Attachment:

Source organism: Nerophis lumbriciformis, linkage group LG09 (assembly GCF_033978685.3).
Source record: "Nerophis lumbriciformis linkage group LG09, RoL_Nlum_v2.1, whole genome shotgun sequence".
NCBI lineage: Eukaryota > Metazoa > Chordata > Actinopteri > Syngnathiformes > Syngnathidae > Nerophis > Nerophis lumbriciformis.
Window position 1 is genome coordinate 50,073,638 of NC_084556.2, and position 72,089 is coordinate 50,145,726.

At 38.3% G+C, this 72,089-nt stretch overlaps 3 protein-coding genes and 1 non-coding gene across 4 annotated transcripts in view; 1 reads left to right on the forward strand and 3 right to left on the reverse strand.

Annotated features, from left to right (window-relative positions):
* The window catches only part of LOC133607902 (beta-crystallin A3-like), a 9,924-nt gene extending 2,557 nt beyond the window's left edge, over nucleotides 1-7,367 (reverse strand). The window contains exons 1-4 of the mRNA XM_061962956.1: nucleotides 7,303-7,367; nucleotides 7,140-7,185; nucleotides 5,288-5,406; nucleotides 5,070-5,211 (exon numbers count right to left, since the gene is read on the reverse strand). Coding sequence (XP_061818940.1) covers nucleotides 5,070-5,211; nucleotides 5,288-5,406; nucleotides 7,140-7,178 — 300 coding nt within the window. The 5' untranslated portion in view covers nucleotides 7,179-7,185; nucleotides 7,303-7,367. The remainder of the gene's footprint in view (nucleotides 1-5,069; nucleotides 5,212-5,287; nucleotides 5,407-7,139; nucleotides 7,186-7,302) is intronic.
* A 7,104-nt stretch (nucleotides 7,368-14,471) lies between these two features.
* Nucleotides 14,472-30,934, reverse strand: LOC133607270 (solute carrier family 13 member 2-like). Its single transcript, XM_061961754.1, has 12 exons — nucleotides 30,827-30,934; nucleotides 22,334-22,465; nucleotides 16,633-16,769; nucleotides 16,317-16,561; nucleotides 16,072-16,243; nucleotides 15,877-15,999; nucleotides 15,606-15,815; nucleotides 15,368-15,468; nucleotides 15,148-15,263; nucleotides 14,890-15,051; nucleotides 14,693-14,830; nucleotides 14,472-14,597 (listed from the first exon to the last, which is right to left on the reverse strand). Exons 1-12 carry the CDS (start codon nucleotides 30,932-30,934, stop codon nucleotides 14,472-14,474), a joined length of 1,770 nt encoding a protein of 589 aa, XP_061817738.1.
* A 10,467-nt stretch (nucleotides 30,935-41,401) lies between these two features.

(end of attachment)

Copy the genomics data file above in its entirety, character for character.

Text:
Source organism: Nerophis lumbriciformis, linkage group LG09 (assembly GCF_033978685.3).
Source record: "Nerophis lumbriciformis linkage group LG09, RoL_Nlum_v2.1, whole genome shotgun sequence".
NCBI lineage: Eukaryota > Metazoa > Chordata > Actinopteri > Syngnathiformes > Syngnathidae > Nerophis > Nerophis lumbriciformis.
Window position 1 is genome coordinate 50,073,638 of NC_084556.2, and position 72,089 is coordinate 50,145,726.

At 38.3% G+C, this 72,089-nt stretch overlaps 3 protein-coding genes and 1 non-coding gene across 4 annotated transcripts in view; 1 reads left to right on the forward strand and 3 right to left on the reverse strand.

Annotated features, from left to right (window-relative positions):
* The window catches only part of LOC133607902 (beta-crystallin A3-like), a 9,924-nt gene extending 2,557 nt beyond the window's left edge, over nucleotides 1-7,367 (reverse strand). The window contains exons 1-4 of the mRNA XM_061962956.1: nucleotides 7,303-7,367; nucleotides 7,140-7,185; nucleotides 5,288-5,406; nucleotides 5,070-5,211 (exon numbers count right to left, since the gene is read on the reverse strand). Coding sequence (XP_061818940.1) covers nucleotides 5,070-5,211; nucleotides 5,288-5,406; nucleotides 7,140-7,178 — 300 coding nt within the window. The 5' untranslated portion in view covers nucleotides 7,179-7,185; nucleotides 7,303-7,367. The remainder of the gene's footprint in view (nucleotides 1-5,069; nucleotides 5,212-5,287; nucleotides 5,407-7,139; nucleotides 7,186-7,302) is intronic.
* A 7,104-nt stretch (nucleotides 7,368-14,471) lies between these two features.
* Nucleotides 14,472-30,934, reverse strand: LOC133607270 (solute carrier family 13 member 2-like). Its single transcript, XM_061961754.1, has 12 exons — nucleotides 30,827-30,934; nucleotides 22,334-22,465; nucleotides 16,633-16,769; nucleotides 16,317-16,561; nucleotides 16,072-16,243; nucleotides 15,877-15,999; nucleotides 15,606-15,815; nucleotides 15,368-15,468; nucleotides 15,148-15,263; nucleotides 14,890-15,051; nucleotides 14,693-14,830; nucleotides 14,472-14,597 (listed from the first exon to the last, which is right to left on the reverse strand). Exons 1-12 carry the CDS (start codon nucleotides 30,932-30,934, stop codon nucleotides 14,472-14,474), a joined length of 1,770 nt encoding a protein of 589 aa, XP_061817738.1.
* A 10,467-nt stretch (nucleotides 30,935-41,401) lies between these two features.